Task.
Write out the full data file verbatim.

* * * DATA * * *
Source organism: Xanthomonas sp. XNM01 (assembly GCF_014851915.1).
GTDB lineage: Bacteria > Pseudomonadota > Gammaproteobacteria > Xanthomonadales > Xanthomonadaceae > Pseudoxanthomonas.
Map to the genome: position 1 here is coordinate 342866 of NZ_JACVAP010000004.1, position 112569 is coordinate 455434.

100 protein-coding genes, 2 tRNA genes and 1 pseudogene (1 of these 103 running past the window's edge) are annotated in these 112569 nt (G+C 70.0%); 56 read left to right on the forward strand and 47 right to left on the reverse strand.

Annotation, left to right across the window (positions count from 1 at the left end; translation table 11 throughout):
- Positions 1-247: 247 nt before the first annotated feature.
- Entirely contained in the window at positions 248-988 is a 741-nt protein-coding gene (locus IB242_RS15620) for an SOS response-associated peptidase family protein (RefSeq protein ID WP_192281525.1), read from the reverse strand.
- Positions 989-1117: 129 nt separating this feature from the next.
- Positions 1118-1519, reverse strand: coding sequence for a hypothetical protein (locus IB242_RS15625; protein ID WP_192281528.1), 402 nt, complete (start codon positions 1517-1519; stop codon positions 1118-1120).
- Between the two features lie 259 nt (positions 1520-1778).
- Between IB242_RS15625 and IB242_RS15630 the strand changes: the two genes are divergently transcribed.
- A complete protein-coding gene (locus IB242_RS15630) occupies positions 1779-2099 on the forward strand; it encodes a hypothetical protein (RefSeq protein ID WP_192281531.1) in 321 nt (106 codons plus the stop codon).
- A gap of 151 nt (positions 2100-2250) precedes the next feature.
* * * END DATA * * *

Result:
Source organism: Xanthomonas sp. XNM01 (assembly GCF_014851915.1).
GTDB lineage: Bacteria > Pseudomonadota > Gammaproteobacteria > Xanthomonadales > Xanthomonadaceae > Pseudoxanthomonas.
Map to the genome: position 1 here is coordinate 342866 of NZ_JACVAP010000004.1, position 112569 is coordinate 455434.

100 protein-coding genes, 2 tRNA genes and 1 pseudogene (1 of these 103 running past the window's edge) are annotated in these 112569 nt (G+C 70.0%); 56 read left to right on the forward strand and 47 right to left on the reverse strand.

Annotation, left to right across the window (positions count from 1 at the left end; translation table 11 throughout):
- Positions 1-247: 247 nt before the first annotated feature.
- Entirely contained in the window at positions 248-988 is a 741-nt protein-coding gene (locus IB242_RS15620) for an SOS response-associated peptidase family protein (RefSeq protein ID WP_192281525.1), read from the reverse strand.
- Positions 989-1117: 129 nt separating this feature from the next.
- Positions 1118-1519, reverse strand: coding sequence for a hypothetical protein (locus IB242_RS15625; protein ID WP_192281528.1), 402 nt, complete (start codon positions 1517-1519; stop codon positions 1118-1120).
- Between the two features lie 259 nt (positions 1520-1778).
- Between IB242_RS15625 and IB242_RS15630 the strand changes: the two genes are divergently transcribed.
- A complete protein-coding gene (locus IB242_RS15630) occupies positions 1779-2099 on the forward strand; it encodes a hypothetical protein (RefSeq protein ID WP_192281531.1) in 321 nt (106 codons plus the stop codon).
- A gap of 151 nt (positions 2100-2250) precedes the next feature.